“Yes,” I said, patiently. “I heard.”

“Could you believe it?” she asked. “It’s about time. She’s no spring chicken, you know.”

I will chalk up the fact that she repeated that last phrase, or some version of it (“she isn’t exactly young“) about half a dozen times throughout our ten-minute conversation to age: I’m of the opinion that, if nothing else, surviving a century earns you the right to say whatever the hell you want.

But what about my parents? As I alluded above, they’re pretty progressive types. If my father had his way New York City would be its’ own country and all Fox news anchors would be lined up and shot. They’re supposed to be liberated, feminist, enlightened.

So why were they so brazenly glib with the news that this “old maid” was finally getting hitched?

I don’t really want to call my parents sexist–they’re not. (They are, also, wonderfully tolerant and well-humored, relatively private people who put up admirably with an aggressively oversharing daughter–for which I am ever-grateful.) That is, they’re not sexist any more than the rest of us are. And the reaction to Ilene’s announcement reminds me that “the rest of us” still have a ways to go.

Talk about news that isn’t quite breaking, but it still unsettles to realize that, even in our post-“Sex and the City,” women-getting-more-educated-than-men era, the notion that a woman is only worth her marriage persists. To be a single man is a choice; to be a single woman is pathetic.

I’m glad my cousin is getting married. But not because there’s anything significant about a ring or a ceremony. I’m glad because Allen seems like a really good, honest guy who has a good chance of making her happy. Which, no matter how old or successful we are, is all any of us can hope for.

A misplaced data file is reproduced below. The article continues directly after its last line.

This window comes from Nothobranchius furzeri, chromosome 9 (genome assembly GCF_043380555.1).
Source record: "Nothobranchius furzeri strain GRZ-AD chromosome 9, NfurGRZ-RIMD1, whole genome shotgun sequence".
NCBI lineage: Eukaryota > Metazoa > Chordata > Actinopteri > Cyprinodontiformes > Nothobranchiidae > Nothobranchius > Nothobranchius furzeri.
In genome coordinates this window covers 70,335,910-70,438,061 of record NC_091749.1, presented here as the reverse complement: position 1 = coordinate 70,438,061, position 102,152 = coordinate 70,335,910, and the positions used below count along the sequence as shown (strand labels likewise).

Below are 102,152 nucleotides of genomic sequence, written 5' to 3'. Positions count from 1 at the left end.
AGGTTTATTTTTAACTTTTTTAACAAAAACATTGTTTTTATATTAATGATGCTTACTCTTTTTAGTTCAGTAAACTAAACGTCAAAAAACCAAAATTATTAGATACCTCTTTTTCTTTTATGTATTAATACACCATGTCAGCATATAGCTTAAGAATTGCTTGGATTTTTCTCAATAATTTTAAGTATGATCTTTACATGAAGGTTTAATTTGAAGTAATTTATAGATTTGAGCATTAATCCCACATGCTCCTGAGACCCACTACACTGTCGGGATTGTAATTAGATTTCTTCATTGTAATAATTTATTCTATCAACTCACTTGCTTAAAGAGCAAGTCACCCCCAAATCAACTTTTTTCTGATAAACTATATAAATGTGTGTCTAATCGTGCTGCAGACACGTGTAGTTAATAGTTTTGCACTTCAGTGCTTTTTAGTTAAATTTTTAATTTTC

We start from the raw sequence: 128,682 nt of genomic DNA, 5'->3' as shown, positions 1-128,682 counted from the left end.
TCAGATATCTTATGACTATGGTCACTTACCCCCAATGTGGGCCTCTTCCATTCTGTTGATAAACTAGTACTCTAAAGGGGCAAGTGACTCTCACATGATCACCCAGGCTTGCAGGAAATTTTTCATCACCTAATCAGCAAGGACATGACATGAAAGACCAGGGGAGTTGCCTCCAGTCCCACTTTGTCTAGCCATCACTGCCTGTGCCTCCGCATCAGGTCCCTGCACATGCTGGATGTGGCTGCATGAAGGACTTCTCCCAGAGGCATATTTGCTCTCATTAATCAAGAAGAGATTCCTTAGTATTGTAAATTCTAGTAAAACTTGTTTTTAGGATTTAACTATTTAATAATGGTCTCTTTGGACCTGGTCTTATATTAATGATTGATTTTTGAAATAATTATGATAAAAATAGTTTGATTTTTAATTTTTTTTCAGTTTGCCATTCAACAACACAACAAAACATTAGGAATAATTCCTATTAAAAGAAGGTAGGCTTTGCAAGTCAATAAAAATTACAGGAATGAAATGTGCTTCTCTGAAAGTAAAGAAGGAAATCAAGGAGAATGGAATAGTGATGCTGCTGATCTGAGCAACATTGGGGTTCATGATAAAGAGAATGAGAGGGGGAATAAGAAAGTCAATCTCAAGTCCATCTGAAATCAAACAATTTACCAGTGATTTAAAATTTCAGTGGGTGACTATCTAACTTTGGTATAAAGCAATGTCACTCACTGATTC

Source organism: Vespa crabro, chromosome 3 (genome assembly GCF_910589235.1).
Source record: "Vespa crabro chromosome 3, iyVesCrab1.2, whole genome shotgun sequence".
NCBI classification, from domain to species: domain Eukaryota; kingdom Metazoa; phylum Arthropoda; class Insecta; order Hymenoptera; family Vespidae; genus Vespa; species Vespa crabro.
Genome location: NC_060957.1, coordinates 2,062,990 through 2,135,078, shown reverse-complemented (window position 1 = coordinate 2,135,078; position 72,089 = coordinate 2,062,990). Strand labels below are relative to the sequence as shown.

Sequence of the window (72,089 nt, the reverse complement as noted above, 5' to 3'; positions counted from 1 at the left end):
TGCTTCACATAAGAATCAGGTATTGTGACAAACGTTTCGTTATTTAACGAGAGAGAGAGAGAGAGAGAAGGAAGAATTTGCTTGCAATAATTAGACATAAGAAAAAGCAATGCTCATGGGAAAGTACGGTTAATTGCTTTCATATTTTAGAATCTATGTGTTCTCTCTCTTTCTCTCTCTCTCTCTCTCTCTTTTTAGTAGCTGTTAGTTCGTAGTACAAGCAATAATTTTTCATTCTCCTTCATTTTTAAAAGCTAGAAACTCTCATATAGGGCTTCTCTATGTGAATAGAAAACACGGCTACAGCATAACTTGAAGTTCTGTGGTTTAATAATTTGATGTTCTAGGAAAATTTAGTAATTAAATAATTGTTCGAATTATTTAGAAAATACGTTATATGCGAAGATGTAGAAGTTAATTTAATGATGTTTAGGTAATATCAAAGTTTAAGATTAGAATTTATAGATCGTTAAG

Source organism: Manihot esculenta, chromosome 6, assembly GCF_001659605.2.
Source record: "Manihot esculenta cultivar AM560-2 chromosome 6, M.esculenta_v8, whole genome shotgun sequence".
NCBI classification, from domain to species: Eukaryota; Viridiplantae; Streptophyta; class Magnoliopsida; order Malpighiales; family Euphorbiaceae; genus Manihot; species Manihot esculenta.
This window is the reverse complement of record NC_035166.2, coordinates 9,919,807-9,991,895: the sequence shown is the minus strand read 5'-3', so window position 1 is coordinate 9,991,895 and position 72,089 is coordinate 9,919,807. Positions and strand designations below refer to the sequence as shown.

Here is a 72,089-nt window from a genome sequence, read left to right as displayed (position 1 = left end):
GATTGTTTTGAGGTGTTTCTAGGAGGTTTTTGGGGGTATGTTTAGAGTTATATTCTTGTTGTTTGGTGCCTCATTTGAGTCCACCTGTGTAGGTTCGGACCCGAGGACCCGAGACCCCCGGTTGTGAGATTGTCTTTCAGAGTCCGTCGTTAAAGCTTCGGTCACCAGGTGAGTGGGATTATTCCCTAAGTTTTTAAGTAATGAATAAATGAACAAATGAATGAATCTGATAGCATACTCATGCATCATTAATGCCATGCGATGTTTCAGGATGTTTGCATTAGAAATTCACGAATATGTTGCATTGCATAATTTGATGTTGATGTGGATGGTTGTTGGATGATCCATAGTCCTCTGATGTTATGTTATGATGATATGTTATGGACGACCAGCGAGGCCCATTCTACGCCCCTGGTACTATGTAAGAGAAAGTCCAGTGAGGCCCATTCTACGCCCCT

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4 Comments

Filed under Love Life

4 responses to “When a Woman “Finally” Gets Married

  1. megan

    I think some “sexism” is justified, as in there are some real differences between men and women, whether we like it or not. A woman at fifty, if she were interested in giving birth to biological children is almost always out of time while a man at fifty is not. I’m not sure if your relative was in this position or not (maybe she never wanted children?). I do not however, think this justifies considering an unmarried woman “pathetic”. I’d think this term applies (in the kindest way, as a feeling of empathy for the misfortune of a person) only in cases (whether male or female) where there was a real desire to be married earlier, but were unable to do so. I know 40 year old men friends I consider somewhat “pathetic” (meant in the kindest way possible 🙂 ) because they want to be married (and have for quite some time), but haven’t found the right person due to a number of factors: too high standards, too shy, etc. And I’d feel the same way about a woman in that position. And it is because sometimes being single isn’t a choice, sometimes those people who want to find someone to settle down with never do find someone and I think in those cases, empathy is called for (whether woman or man).